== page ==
Metallurgical factors or assumptionsThe basis for assumptions or predictions regarding metallurgical amenability. It is always necessary as part of the process of determining reasonable prospects for eventual economic extraction to consider potential metallurgical methods, but the assumptions regarding metallurgical treatment processes and parameters made when reporting Mineral Resources may not always be rigorous.

Where this is the case, this should be reported with an explanation of the basis of the metallurgical assumptions made.
  • A metallurgical testwork program on the Elizabeth deposit was conducted in 2021, whereby two samples were assessed by gravity and flotation methods mimicking conditions found in the Blackdome mill. Gold recoveries between 92.5% and 95.1% were achieved.
Environmental factors or assumptionsAssumptions made regarding possible waste and process residue disposal options. It is always necessary as part of the process of determining reasonable prospects for eventual economic extraction to consider the potential environmental impacts of the mining and processing operation.

While at this stage the determination of potential environmental impacts, particularly for a greenfields project, may not always be well advanced, the status of early consideration of these potential environmental impacts should be reported.

Where these aspects have not been considered this should be reported with an explanation of the environmental assumptions made.
  • The Elizabeth deposit is limited in size and extent. All material will likely be mined using underground mining methods, where waste and residue material will be low in volume. Potentially, waste material could be buried as backfill in mined out stopes and developments, thereby reducing environmental concerns.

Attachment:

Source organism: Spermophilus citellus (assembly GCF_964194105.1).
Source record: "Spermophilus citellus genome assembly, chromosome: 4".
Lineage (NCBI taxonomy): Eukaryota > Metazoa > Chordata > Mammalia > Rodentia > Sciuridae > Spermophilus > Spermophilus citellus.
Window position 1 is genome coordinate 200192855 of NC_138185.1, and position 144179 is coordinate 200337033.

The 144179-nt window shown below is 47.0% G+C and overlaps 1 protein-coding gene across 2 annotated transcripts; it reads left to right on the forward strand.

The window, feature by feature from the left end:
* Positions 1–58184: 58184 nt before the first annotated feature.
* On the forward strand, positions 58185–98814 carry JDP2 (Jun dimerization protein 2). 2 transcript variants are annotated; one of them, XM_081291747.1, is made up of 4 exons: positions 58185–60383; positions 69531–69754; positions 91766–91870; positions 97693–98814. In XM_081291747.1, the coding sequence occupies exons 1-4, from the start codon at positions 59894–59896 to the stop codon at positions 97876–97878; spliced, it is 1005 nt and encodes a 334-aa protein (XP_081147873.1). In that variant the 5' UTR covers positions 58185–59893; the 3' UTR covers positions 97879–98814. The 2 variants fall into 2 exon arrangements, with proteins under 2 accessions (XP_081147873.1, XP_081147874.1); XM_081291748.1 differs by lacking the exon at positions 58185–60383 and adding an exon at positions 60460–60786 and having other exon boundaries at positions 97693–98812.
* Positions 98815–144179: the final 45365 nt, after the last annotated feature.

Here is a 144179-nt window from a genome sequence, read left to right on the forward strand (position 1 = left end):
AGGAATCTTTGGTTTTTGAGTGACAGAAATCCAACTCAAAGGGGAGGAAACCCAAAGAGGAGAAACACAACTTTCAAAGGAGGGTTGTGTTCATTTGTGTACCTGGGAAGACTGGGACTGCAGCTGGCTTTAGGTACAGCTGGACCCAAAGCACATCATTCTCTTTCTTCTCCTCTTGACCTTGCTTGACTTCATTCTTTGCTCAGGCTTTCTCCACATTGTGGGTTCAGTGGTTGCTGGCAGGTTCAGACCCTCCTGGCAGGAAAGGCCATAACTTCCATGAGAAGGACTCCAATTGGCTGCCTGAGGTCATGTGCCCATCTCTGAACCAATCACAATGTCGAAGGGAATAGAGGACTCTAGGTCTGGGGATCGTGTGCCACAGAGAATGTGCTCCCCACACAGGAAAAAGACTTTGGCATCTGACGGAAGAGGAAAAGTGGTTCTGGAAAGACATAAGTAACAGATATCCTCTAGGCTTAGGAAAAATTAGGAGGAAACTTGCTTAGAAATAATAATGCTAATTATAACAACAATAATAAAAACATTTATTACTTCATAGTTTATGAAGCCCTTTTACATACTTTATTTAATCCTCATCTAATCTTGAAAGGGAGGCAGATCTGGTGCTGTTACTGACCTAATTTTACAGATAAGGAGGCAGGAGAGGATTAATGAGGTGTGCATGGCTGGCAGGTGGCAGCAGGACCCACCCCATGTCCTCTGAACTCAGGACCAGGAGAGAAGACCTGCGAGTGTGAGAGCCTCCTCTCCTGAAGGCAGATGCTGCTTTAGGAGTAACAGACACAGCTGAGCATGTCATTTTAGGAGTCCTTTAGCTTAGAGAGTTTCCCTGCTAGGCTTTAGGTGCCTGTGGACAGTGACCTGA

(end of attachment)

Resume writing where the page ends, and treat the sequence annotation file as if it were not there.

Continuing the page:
CriteriaJORC Code explanationCommentary
Bulk densityWhether assumed or determined. If assumed, the basis for the assumptions. If determined, the method used, whether wet or dry, the frequency of the measurements, the nature, size and representativeness of the samples.

The bulk density for bulk material must have been measured by methods that adequately account for void spaces (vugs, porosity, etc.), moisture and differences between rock and alteration zones within the deposit.

Discuss assumptions for bulk density estimates used in the evaluation process of the different materials.
  • TMR collects density samples routinely during logging of diamond drill core. Specific Gravity (SG) is calculated using the following formula: Weight in Air (Weight in Air - Weight).
  • The dry bulk density value for the vein material was determined in the MRE using 15 coded samples. One low density value of 1.0 g/cm3 was cut. Seeing that the quartz veins which host gold mineralization is partially vuggy and fractured, a lower density value was expected.
ClassificationThe basis for the classification of the Mineral Resources into varying confidence categories.